Thursday, April 06, 2017

Wisconsin Legislature will leave public notices alone; battles still going on in N.C. and other states

The Wisconsin Legislature's budget committee has dropped legislation that would have removed many paid public notices from newspapers in the state, the Wisconsin Newspaper Association reports.

"The Joint Finance Committee also removed the provision from the budget that would have eliminated the public notice of timber sales," WNA Executive Director Beth Bennett wrote in an email to me,bers. "There are many members of the legislature that must be thanked for their support of the newspaper industry. The WNA encourages each of you to thank your state representatives as soon as possible."

Bennett added, "Our readers should also be thanked for the hundreds of calls that were placed into legislative offices over the past several weeks; reader support made a big impact on the success of our effort to preserve public notice."

The battle in Wisconsin is one of several going on in state legislatures around the country. Two bills reducing notice have passed in Arkansas and a major battle in going on in North Carolina. For tracking of the issue, see the Public Notice Resource Center.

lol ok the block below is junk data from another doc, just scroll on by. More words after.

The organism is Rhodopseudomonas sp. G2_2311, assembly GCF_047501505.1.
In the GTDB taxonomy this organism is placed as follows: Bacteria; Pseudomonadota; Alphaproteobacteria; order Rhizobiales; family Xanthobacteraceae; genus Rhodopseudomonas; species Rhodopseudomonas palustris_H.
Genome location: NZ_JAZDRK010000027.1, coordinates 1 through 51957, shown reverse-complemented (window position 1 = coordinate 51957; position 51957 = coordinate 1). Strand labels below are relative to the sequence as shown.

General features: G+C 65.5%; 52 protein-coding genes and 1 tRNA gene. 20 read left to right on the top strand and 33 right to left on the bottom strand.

Low salaries lead to shortage of teachers of career and technical training in rural areas

High schools, especially in rural areas, lack qualified instructors to teach career and technical education (CTE) courses, according to a Stateline analysis of a 2016 report on teacher shortages by the U.S. Department of Education and its Office of Postsecondary Education. Stateline found that two-thirds of states report a CTE shortage, with states such as Maine, Maryland and New York having had shortages for almost 20 years, and Minnesota and South Dakota for a decade.

The main reason for the shortages is that "salaries are too low to compete with salaries in technical fields," Stateline's Sophie Quinton reports. "Too few young people are specializing in career and technical education in college. And it’s hard to attract teachers to isolated schools in rural areas." A study of 37 state directors by Advance CTE found that attempts to attract teachers with financial incentives have not been successful. (Stateline graphic: Reasons state directors say they can't fill CTE jobs)
That's creating problems, especially in rural areas where students are less likely to attend college and high schools can prepare them "to step into jobs that require some extra training but not a college degree, such as home health aides, a profession expected to grow by 38 percent over the next decade, or entry-level jobs in construction and the skilled trades," Quinton writes. "The construction sector, like health care, is expected to grow faster than the national average in the years to come."